Muslims, Dalits and adivasis constitute 38.8 per cent of the population but 53 per cent of the undertrials (1.48 lakh out of 2.78 lakh) in jail. On death row, the percentage is much higher. After 67 years of independence, they still haven’t overcome deep-seated prejudices in a police, judiciary and media dominated by privileged castes. India’s first field report on death row inmates will hopefully lead to structural changes to ensure that Constitutional safeguards are followed and the poor receive adequate legal assistance.
Hanged Sans Mercy
Kehar Singh, Sikh
Conspiracy for assassination of Indira Gandhi: 1984
Hanged in 1989
A minor official in the Directorate General of Supplies, he was the uncle of Beant Singh, one of the two assassins of the then PM. Kehar Singh was accused of inciting the assassins. Criminal lawyer Ram Jethmalani mounted a public appeal for his pardon but prosecution relied on the fact that Beant had visited Kehar before the assassination, that they travelled to the Golden Temple together. On the basis of flimsy evidence, he was sent to the gallows. Ex-CJI Y.V Chandrachud later said Kehar’s hanging was a mistake.
Dhananjay Chatterjee, Brahmin
Rape & murder of Hetal Parikh: 1990
Hanged in 2004
A security guard at an apartment, accused of the rape and murder of a 14-year-old girl. Arrested from his village, police claimed they found the victim’s gold chain in his hut. Lawyer Colin Gonsalves who pleaded for him at the SC believes he was victim of a shoddy probe. But authorities bowed to public frenzy built up by the media in favour of death. His last words to hangman Nata Mallik: “I am innocent but you do your job”.
Afzal Guru. Muslim
Conspiracy for attack on Parliament: 2001
Hanged in 2013
Afzal Guru, a Kashmiri, was picked up for having allegedly accompanied one of the militants who carried out the Parliament attack to Delhi and helped him buy a second-hand car. Guru protested innocence and asserted that after giving up militancy he was assisting the security forces. But legal assistance was denied to him in the midst of a media frenzy. He was hanged in secrecy. In violation of rules, even his family was not informed of the impending hanging.
Ramrao, Vidhyadhar & Chandrakant Jadhav, Backward caste
- Accused of killing six people
- Hanged in 1993
Poor farmers, the accused were approached by a lawyer who offered to represent them for free and obtained their thumb impressions on the vakalatnama. After they were sentenced to death in 1991, he again obtained their impressions. Their sentence was confirmed by the high court in 1992. A fortnight later, the lawyer told them that their land had been sold on the basis of documents authorising him to do so and he had retained the sale proceeds as fees for filing the appeal. A complaint of professional misconduct was made to the Bar Council. But the convicts were hanged in 1993. There’s no record to suggest they appealed to the SC.
Waiting For Death
Different Folks Different scales?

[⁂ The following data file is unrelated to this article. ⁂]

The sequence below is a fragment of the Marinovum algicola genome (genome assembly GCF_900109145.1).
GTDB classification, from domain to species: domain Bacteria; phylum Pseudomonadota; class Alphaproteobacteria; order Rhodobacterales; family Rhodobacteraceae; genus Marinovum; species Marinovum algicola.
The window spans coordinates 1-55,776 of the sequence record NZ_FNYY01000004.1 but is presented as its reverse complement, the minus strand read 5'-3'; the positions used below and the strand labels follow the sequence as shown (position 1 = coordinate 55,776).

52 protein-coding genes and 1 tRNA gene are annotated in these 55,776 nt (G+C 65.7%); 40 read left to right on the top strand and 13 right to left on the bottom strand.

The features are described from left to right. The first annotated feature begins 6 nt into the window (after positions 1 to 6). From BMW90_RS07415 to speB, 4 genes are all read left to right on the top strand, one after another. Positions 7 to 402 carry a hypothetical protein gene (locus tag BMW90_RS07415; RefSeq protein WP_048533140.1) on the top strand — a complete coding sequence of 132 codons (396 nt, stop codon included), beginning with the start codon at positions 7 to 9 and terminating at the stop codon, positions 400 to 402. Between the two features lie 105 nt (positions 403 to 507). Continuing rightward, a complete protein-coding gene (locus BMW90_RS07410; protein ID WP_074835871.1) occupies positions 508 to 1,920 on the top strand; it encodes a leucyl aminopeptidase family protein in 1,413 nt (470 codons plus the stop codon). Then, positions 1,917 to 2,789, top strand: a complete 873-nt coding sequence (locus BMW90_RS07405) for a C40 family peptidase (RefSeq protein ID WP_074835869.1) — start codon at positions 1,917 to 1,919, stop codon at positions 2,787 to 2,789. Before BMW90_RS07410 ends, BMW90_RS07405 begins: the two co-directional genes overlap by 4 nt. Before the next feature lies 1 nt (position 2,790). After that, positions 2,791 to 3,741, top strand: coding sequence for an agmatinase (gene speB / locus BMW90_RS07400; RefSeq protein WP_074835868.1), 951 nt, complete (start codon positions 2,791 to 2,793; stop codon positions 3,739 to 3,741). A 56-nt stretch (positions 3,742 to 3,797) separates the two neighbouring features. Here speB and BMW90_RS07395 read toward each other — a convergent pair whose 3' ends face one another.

How the affluent and influential get off
Rajput IPS officer’s son who was accused of stalking, raping and killing Delhi student Priyadarshini Mattoo, 25, who’d turned him down
Brahmin Son of former Union minister and businessman Vinod Sharma; convicted of shooting dead model Jessica Lall for refusing to serve him a drink
Jat Sikh While his domestic help Surinder Koli is awaiting death, the St Stephen’s College alumnus is out on bail and his trial remains inconclusive
Brahmin The Delhi Congressman who killed his wife Naina Sahni and burnt her body in a tandoor was also spared the noose by the Supreme Court
Brahmin Senior IPS officer, accused and found guilty by the trial court of hiring assassins to kill journalist Shivani Bhatnagar; was acquitted and given the benefit of doubt
Postscript: In Bihar, Dalits arrested in connection with the Bara massacre continue to be on death row but those arrested for the Laxmanpur-Bathe massacre were acquitted by Patna High Court
Hanged Till Death
- 1,422 convicts executed between 1954 and 1963 (Law Commission Report, 1963)
- 29 executed between 1974 and 1978 (Attorney General informed the Supreme Court)
- 35 executions between 1982 and 1985 (government’s reply in Parliament)
- 17 executions between 1991 and 1995 (AG informed the UNHRC)
- 25 executions between 1995-2004 (National Crime Records Bureau)
- 0 No executions between 2004 and 2012
- Pakistani terrorist Ajmal Kasab hanged in November 2012
- Parliament attack accused Afzal Guru hanged in February 2013
Note: No consolidated figures are available in the public domain on convicts on death row and executions since Independence
- 2,390 people executed in 25 countries in 2008
- 682 ‘criminals’ executed in 21 countries excluding China in 2013
- Executions in China estimated to be in thousands
- Saudi Arabia recorded a case of crucifixion
- China, Iran, Iraq, Saudi Arabia and the US are where most executions took place
- Hanging, beheading, firing squad and lethal injections used for execution
Source: Amnesty International